With the newest version of Screenlets, 0.1, you can now run not only Python Screenlets but also Google Gadgets, other web widgets, and web applications. If you want to get started with Screenlets, I’ve previously written a guide about installing and configuring it: OS X-Like Widgets with Screenlets on Ubuntu.
Best Greasemonkey and Stylish scripts (both are Firefox extensions).
Google gears makes web applications work offline. It seamlessly synchronizes and stores an image of the online version on your local pc for offline use. Quite a lot of web apps are available on google gears. Some common ones that I have used - Google Reader, Autodesk draw, Zoho Writer etc. It first came out for windows in mid 2007 and now they have a fully functional, stable version for Linux. Installing it and using it is really easy. Let's see how.
Google's Picasa software is a powerful tool for managing your photo collection. It provides a simple interface for organizing your pictures, as well as some easy-to-use, yet powerful image manipulation tools. However, until recently the Windows version of Picasa has had some features that put it above the Linux version; some of these features, like Picasa Web Album integration, are at the core of the program, without which Picasa isn't very useful. With its newest release, the Linux version is being brought up to par with its Windows counterpart.
Google recently confirmed in a blog posting that it had paid Codeweavers to help develop WINE to make Photoshop usable on the well-regarded but still somewhat unpredictable software package, which aims to replicate Windows libraries to enable popular Windows applications run in a Linux environment.
There's a nice little extension for OpenOffice.org that lets you quickly upload your document to your googledocs account. Click here to get it.
How long did you think it would take for an Ubuntu-based machine to make it into Walmart, complete with Google applications scattered all over the place? Apparently it was sooner than we had expected. As I type this, I'm attempting to download a copy of the OS now so I can get a feel for just how much Google feel this Ubuntu variant is really offering.
Recently, Gmail added IMAP support, giving the powerhouse email host the ability to interact better with third-party clients. And Google, being the friendly neighborhood do-gooder that it is, provided instructions on how to use IMAP with a variety of third-party clients. However, it forgot one popular client:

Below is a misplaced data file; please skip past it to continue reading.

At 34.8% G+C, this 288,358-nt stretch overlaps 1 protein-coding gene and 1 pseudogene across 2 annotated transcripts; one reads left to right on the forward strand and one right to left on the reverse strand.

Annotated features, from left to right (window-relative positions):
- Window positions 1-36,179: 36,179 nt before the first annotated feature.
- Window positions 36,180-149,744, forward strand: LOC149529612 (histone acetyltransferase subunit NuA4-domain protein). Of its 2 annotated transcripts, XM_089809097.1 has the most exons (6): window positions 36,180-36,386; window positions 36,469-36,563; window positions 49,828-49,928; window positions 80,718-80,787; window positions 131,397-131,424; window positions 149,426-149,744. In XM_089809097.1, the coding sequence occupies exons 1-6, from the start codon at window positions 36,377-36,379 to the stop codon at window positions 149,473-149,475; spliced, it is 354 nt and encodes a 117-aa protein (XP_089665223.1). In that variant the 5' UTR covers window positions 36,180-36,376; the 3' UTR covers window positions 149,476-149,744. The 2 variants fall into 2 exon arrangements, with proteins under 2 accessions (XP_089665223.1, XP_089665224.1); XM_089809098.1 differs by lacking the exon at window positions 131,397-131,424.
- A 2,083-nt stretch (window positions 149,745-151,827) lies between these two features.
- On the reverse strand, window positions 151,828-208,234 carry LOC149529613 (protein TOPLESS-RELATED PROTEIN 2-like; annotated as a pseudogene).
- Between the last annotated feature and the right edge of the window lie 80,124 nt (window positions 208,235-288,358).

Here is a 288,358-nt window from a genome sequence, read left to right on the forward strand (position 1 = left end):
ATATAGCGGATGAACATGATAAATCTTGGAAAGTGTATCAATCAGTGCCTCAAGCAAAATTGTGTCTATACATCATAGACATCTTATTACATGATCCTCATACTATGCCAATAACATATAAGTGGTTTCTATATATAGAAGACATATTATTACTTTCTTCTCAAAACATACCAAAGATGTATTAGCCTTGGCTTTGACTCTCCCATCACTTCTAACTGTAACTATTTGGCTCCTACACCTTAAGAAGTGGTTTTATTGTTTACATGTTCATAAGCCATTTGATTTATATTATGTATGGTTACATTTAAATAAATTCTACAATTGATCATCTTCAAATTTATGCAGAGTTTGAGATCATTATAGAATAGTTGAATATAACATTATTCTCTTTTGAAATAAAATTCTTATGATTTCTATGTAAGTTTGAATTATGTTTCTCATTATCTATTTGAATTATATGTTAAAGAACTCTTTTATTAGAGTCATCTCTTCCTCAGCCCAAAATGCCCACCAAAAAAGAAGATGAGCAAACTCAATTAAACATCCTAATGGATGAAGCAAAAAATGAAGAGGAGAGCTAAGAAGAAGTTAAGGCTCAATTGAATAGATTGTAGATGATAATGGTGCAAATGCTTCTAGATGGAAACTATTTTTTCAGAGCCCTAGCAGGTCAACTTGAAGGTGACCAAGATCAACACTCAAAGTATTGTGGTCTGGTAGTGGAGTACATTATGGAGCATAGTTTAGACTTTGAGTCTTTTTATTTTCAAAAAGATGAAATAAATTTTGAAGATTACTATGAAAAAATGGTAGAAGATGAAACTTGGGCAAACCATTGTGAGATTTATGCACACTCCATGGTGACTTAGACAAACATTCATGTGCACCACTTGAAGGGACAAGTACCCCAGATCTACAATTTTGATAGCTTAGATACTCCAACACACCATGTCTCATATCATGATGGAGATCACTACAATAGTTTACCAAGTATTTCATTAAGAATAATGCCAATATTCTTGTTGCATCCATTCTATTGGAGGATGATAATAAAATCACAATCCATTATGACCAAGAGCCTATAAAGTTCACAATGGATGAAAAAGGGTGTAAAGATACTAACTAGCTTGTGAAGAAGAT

Though Google is at the top of the search engine food chain, the mega site is taking a page from successful social indexing sites like Digg by testing out a new feature that will allow users to vote up their favorite search results and ignore results that aren’t individually pertinent.
The open source package manager for Google applications, powered by Mozilla Prism.
Android is software stack for mobile devices from Google. It’s open source and based on the Linux kernel.
The Android platform is a software stack for mobile devices including an operating system, middleware and key applications. Developers can create applications for the platform using the Android SDK. Applications are written using the Java programming language and run on Dalvik, a custom virtual machine designed for embedded use which runs on top of a Linux kernel.
By now all of you have likely heard of the Google concept call the 'Gphone.' Yet there remains a lot of speculation in regards to its future. Will it will always remain a mobile OS, or will Google ever enter the hardware market remains to be seen? However, I can point you to a few things that I believe will indeed, come to light sooner than later. Some of them might surprise you.
Google is ready to unveil a suite of software for mobile phones based on open-source technology, backed by some of the largest wireless industry companies in the world.
Even the best technology needs a sugar daddy. Seven years ago, Linux got just that when IBM said it would put $1 billion on the then-nascent open-source operating system, pushing the software into the corporate mainstream. Now the same could be about to happen for Linux with the mobile phone, with Google set to give Linux a major endorsement this November.
Google Calendar is simply a great calendar application, and for many of us it has become the logical choice. The only problem is that to add a new appointment you have to open the calendar. There should really be a simpler way.
Google’s Linux software repositories make it easier to download and stay up-to-date with current releases of Google Linux applications. Please choose one of the guides below to help configure your system to use these repositories.
Google Desktop is Google’s desktop search application. In June 2007 Google released the first version for Linux. October 12’s update adds more indexable image formats, better thumbnails, hotkey customization, and indexing of MS Office documents. Google Desktop for Linux can be easily set up and used in Ubuntu.
A musical notation system for KOffice, a cross-platform kiosk browser, a help system editor for GNOME -- these are just a few of the projects completed in this year's Google Summer of Code (SOC) event, during which Google paid students to work on free and open source software projects. The innovations in this third year appear to have enriched the experience for participants, but not affected the project completion rate.
My friend Ashe, who is also an Wbuntu user as I understand it, posted a discussion on the Google Linux Rumormill over on her blog. I thought I’d share my response to her queery, (”If Google released it’s own OS, would you play around with it?) with the planet users.